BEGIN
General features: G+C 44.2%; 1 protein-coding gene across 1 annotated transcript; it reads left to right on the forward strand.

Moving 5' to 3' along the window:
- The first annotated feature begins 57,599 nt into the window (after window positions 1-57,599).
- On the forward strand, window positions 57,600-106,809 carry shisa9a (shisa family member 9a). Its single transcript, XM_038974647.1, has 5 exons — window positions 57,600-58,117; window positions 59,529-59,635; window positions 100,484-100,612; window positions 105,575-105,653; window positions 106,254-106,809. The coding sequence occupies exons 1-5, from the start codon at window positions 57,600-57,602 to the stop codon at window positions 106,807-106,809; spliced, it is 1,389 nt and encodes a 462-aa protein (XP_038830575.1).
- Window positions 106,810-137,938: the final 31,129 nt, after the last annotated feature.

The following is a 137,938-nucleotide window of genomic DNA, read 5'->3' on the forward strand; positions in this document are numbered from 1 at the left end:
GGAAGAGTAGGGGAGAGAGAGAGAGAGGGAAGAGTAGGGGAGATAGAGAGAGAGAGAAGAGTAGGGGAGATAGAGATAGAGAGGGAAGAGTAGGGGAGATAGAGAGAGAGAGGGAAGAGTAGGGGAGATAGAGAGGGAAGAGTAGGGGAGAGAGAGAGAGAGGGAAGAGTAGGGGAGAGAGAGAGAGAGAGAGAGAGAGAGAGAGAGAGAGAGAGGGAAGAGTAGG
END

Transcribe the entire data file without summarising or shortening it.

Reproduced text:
General features: G+C 44.2%; 1 protein-coding gene across 1 annotated transcript; it reads left to right on the forward strand.

Moving 5' to 3' along the window:
- The first annotated feature begins 57,599 nt into the window (after window positions 1-57,599).
- On the forward strand, window positions 57,600-106,809 carry shisa9a (shisa family member 9a). Its single transcript, XM_038974647.1, has 5 exons — window positions 57,600-58,117; window positions 59,529-59,635; window positions 100,484-100,612; window positions 105,575-105,653; window positions 106,254-106,809. The coding sequence occupies exons 1-5, from the start codon at window positions 57,600-57,602 to the stop codon at window positions 106,807-106,809; spliced, it is 1,389 nt and encodes a 462-aa protein (XP_038830575.1).
- Window positions 106,810-137,938: the final 31,129 nt, after the last annotated feature.

The following is a 137,938-nucleotide window of genomic DNA, read 5'->3' on the forward strand; positions in this document are numbered from 1 at the left end:
GGAAGAGTAGGGGAGAGAGAGAGAGAGGGAAGAGTAGGGGAGATAGAGAGAGAGAGAAGAGTAGGGGAGATAGAGATAGAGAGGGAAGAGTAGGGGAGATAGAGAGAGAGAGGGAAGAGTAGGGGAGATAGAGAGGGAAGAGTAGGGGAGAGAGAGAGAGAGGGAAGAGTAGGGGAGAGAGAGAGAGAGAGAGAGAGAGAGAGAGAGAGAGAGAGGGAAGAGTAGG